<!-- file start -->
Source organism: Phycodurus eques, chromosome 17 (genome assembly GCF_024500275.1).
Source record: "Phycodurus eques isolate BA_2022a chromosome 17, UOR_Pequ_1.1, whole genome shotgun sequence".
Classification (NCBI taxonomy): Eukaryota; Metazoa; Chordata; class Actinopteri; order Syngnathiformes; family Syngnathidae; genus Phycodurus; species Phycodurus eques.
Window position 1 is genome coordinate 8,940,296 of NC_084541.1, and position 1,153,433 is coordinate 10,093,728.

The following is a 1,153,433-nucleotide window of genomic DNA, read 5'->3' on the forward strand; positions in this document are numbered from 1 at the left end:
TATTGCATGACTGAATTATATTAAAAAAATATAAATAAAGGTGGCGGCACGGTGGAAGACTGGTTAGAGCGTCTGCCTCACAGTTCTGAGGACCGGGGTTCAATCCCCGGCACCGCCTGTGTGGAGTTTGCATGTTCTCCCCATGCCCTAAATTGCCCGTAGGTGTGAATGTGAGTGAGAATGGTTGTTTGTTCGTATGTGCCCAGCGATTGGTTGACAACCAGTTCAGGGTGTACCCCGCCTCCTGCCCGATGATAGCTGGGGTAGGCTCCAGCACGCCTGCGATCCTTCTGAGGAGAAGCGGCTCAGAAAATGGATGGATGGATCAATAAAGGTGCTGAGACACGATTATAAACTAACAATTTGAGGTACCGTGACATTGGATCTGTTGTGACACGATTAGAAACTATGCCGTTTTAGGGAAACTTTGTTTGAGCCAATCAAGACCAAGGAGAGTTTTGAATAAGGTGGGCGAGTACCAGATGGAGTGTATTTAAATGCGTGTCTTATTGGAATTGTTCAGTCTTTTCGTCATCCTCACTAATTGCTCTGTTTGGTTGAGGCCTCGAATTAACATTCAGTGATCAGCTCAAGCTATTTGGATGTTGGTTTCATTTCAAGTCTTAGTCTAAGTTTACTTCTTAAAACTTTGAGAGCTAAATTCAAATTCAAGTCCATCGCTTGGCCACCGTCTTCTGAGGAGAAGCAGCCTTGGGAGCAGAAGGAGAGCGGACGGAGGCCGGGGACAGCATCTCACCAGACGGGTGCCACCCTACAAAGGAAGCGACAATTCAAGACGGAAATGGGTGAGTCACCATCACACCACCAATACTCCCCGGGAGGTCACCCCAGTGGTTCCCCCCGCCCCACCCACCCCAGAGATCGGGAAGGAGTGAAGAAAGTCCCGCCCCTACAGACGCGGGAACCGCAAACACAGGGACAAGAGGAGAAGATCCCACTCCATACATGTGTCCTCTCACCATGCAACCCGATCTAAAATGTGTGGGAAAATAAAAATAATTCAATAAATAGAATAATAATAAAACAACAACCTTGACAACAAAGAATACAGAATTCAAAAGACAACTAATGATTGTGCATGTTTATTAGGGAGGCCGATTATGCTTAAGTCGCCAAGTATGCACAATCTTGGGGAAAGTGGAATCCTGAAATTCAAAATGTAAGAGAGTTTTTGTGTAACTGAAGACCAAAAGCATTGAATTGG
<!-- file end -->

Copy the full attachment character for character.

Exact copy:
Source organism: Phycodurus eques, chromosome 17 (genome assembly GCF_024500275.1).
Source record: "Phycodurus eques isolate BA_2022a chromosome 17, UOR_Pequ_1.1, whole genome shotgun sequence".
Classification (NCBI taxonomy): Eukaryota; Metazoa; Chordata; class Actinopteri; order Syngnathiformes; family Syngnathidae; genus Phycodurus; species Phycodurus eques.
Window position 1 is genome coordinate 8,940,296 of NC_084541.1, and position 1,153,433 is coordinate 10,093,728.

The following is a 1,153,433-nucleotide window of genomic DNA, read 5'->3' on the forward strand; positions in this document are numbered from 1 at the left end:
TATTGCATGACTGAATTATATTAAAAAAATATAAATAAAGGTGGCGGCACGGTGGAAGACTGGTTAGAGCGTCTGCCTCACAGTTCTGAGGACCGGGGTTCAATCCCCGGCACCGCCTGTGTGGAGTTTGCATGTTCTCCCCATGCCCTAAATTGCCCGTAGGTGTGAATGTGAGTGAGAATGGTTGTTTGTTCGTATGTGCCCAGCGATTGGTTGACAACCAGTTCAGGGTGTACCCCGCCTCCTGCCCGATGATAGCTGGGGTAGGCTCCAGCACGCCTGCGATCCTTCTGAGGAGAAGCGGCTCAGAAAATGGATGGATGGATCAATAAAGGTGCTGAGACACGATTATAAACTAACAATTTGAGGTACCGTGACATTGGATCTGTTGTGACACGATTAGAAACTATGCCGTTTTAGGGAAACTTTGTTTGAGCCAATCAAGACCAAGGAGAGTTTTGAATAAGGTGGGCGAGTACCAGATGGAGTGTATTTAAATGCGTGTCTTATTGGAATTGTTCAGTCTTTTCGTCATCCTCACTAATTGCTCTGTTTGGTTGAGGCCTCGAATTAACATTCAGTGATCAGCTCAAGCTATTTGGATGTTGGTTTCATTTCAAGTCTTAGTCTAAGTTTACTTCTTAAAACTTTGAGAGCTAAATTCAAATTCAAGTCCATCGCTTGGCCACCGTCTTCTGAGGAGAAGCAGCCTTGGGAGCAGAAGGAGAGCGGACGGAGGCCGGGGACAGCATCTCACCAGACGGGTGCCACCCTACAAAGGAAGCGACAATTCAAGACGGAAATGGGTGAGTCACCATCACACCACCAATACTCCCCGGGAGGTCACCCCAGTGGTTCCCCCCGCCCCACCCACCCCAGAGATCGGGAAGGAGTGAAGAAAGTCCCGCCCCTACAGACGCGGGAACCGCAAACACAGGGACAAGAGGAGAAGATCCCACTCCATACATGTGTCCTCTCACCATGCAACCCGATCTAAAATGTGTGGGAAAATAAAAATAATTCAATAAATAGAATAATAATAAAACAACAACCTTGACAACAAAGAATACAGAATTCAAAAGACAACTAATGATTGTGCATGTTTATTAGGGAGGCCGATTATGCTTAAGTCGCCAAGTATGCACAATCTTGGGGAAAGTGGAATCCTGAAATTCAAAATGTAAGAGAGTTTTTGTGTAACTGAAGACCAAAAGCATTGAATTGG